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Volocopter: Dawn of a New Era

 

First manned flight with Alexander Zosel.
April, 2016: The world’s first multicopter, Volocopter VC200, in its inaugural manned flight. (Photo: e-volo GmbH)

It’s a new era in aerial transportation! The world’s first certified Multicopter, e-volo’s Volocopter VC200, made its premier flight in Karlsruhe, Germany in April this year. The introduction of manned flights marks a step forward in urban mobility.

The Volocopter is a personal aerial vehicle designed to be so easy and safe to fly that anyone can command it. Due to its electric propulsion, it has no tailpipe emissions and is impressively quiet. For the first time, dreams of personal flight as a daily routine have become attainable. As such, it not only offers more widespread use in conventional aircraft domains, but also brings the industry another step closer to air taxi services and entire transportation systems in the third dimension.

Thanks to its innovative flight control, the vertical take-off and landing aircraft (VTOL) is extremely easy to fly. The Volocopter is piloted one-handedly with a single joystick and significantly reduces the most common cause of accidents in conventional helicopters: human error. During the inaugural flight piloted by managing director Alexander Zosel, Zosel released his hand from the joystick to applaud his team while the Volocopter automatically held its position. A comprehensive redundancy concept compensates for any failure by critical components, including the loss of several motors. This was demonstrated exhaustively during the certification process. Furthermore, the Volocopter is quiet, and due to its fully electric motor and interchangeable battery system, it is also absolutely emission free. 

Technology assistance was provided by German drone manufacturer Ascending Technologies, which has recently been acquired by U.S. chip maker Intel Corporation.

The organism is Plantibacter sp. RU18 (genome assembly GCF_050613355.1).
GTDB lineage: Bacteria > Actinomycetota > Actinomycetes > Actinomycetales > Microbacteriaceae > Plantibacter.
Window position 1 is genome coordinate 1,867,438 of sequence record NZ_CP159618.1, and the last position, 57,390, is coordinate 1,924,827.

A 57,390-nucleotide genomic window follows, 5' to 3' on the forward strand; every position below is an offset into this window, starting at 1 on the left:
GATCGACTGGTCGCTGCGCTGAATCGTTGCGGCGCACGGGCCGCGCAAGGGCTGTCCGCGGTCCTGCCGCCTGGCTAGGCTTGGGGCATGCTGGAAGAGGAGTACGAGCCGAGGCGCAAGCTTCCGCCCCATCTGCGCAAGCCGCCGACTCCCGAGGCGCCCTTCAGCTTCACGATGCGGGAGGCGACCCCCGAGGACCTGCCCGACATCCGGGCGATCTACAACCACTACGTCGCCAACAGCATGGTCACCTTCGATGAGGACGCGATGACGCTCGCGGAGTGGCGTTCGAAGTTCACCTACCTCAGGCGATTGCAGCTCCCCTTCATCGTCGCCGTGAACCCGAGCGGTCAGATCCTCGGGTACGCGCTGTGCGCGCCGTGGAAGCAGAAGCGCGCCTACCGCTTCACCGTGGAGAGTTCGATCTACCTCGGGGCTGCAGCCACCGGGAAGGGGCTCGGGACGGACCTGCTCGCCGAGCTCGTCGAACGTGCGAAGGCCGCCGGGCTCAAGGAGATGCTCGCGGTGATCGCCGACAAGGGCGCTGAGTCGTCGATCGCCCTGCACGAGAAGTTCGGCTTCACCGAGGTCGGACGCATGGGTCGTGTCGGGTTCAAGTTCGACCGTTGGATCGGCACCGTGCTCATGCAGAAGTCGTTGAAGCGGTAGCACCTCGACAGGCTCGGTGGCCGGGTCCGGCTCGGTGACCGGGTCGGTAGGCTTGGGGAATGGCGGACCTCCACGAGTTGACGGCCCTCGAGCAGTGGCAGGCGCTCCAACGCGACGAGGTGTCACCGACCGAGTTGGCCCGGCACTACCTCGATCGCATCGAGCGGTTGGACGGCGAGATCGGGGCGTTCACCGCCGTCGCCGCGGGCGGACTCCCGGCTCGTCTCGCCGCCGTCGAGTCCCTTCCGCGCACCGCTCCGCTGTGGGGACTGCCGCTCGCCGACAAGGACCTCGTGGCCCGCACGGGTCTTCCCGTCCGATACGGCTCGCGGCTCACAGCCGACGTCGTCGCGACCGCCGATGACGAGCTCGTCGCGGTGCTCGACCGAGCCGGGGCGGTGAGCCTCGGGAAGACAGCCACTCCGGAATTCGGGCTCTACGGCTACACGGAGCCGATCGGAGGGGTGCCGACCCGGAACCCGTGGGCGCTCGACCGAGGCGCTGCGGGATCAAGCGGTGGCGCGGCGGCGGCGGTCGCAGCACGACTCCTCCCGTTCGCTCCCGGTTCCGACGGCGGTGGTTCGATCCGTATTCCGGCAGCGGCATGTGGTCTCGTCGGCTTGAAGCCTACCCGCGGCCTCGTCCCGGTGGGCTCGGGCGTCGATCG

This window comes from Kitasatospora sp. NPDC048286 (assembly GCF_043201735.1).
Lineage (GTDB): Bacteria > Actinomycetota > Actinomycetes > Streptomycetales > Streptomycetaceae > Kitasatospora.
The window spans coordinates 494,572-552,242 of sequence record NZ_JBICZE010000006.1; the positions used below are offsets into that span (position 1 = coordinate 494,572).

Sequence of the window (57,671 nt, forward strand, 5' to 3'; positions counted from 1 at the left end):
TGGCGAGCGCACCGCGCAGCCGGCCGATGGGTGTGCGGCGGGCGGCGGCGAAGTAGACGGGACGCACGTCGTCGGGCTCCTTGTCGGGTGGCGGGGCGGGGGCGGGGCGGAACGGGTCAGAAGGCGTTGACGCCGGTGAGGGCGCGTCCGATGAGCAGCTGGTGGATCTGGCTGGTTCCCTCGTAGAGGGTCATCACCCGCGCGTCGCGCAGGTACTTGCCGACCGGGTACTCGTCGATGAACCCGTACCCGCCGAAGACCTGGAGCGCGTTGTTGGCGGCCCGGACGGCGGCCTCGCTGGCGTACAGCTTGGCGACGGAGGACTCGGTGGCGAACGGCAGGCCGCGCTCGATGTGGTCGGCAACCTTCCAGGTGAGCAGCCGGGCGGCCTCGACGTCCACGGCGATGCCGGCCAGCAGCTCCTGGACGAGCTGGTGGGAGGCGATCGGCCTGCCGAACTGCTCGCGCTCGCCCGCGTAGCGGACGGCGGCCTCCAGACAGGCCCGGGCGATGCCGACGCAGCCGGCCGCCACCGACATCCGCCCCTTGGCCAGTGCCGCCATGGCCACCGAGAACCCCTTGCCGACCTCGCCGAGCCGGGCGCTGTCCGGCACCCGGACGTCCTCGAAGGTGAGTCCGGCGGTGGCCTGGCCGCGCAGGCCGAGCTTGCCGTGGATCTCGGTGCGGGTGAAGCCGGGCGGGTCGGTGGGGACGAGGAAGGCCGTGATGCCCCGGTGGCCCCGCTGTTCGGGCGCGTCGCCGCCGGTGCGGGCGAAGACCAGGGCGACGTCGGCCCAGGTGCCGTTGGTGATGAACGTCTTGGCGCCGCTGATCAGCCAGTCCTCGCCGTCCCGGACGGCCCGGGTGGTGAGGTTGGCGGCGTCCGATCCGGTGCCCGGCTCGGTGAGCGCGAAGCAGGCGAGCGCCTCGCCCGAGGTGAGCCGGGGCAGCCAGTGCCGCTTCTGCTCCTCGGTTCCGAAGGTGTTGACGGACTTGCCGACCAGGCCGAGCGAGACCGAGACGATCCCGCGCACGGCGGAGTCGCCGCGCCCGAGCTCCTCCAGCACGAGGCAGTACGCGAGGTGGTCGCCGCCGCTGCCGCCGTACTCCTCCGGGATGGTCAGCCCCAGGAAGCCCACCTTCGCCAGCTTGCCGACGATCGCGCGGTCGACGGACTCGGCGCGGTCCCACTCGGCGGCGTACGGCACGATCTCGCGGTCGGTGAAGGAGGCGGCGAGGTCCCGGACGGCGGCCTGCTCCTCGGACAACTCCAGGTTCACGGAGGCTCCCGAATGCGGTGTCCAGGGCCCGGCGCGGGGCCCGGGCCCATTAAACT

At the invitation of NASA, Florian Reuter from the e-volo management team presented the newest developments in the Volocopter to experts from air and space travel at the On-Demand Mobility workshop in Washington, DC. The judicial framework, which would have to be adjusted internationally to allow individual flight in urban areas for everyone, was also discussed at the workshop. In advance, NASA had published a study addressing this topic, which highlighted the positive contribution such a system would have on the alleviation of the daily traffic congestion in the Silicon Valley region in California.  

volocopter-timeline
(Photo credit: e-volo GmbH)

The Volocopter is made of a light-weight fiber composite material. In addition to cruise flights, it can also take off and land vertically, as well as hover in the air. The VC200 Volocopter runs on all-electric motors. The electric motors of its 18 rotors are powered by nine independent batteries. When in a floating state and with a 450 kg take-off weight, the VC200 requires about 45kW, depending on the air pressure/temperature. Its redundancy concept helps ensure stability, even if parts of the system were to fail. This principle is used in all system components that are necessary for safe flights. The necessary thrust required to provide buoyancy is achieved through several independently driven rotors, each with two fixed blades. Unlike a helicopter, the blade angle on the VC200 cannot be adjusted. The amount of thrust produced depends solely on the rotation speed of the different rotors. 

Although the Volocopter initially exhibits what would seem to be unstable flight characteristics due to the relatively high number of rotors with a fixed blade angle, its multi-redundant flight control system helps ensure precise altitude control and positioning stability. It is actually much more stable than conventional aircraft. It adheres to the pilot’s specifications and compensates for external effects independently. This makes flying it much easier, and the pilot can control the Volocopter safely, even in adverse environmental conditions. 

The Volocopter is operated with one hand using a joystick. The pilot intuitively controls all flight axes through rotational movements of the joystick’s axis. Rising and falling commands are given through an altitude control thumb button. In order to land, the pilot only needs to press and hold the button down until the Volocopter is on the ground. Once it nears the ground, the control system automatically slows down the Volocopter to help ensure a gentle landing. 

e-volo’s next goal is to receive a type certification and to produce the Volocopter in large quantities. In the next two years, they will enter the well-established air sports market, similar to the introduction of the gyrocopter and the helicopter.  The next anticipated application is air taxi services with predetermined routes and destinations at airports.

For more information and updates visit e-volo.com.

2 comments

  1. Wow, really cool development! I’m interested in knowing the flight times. Do you have that info?

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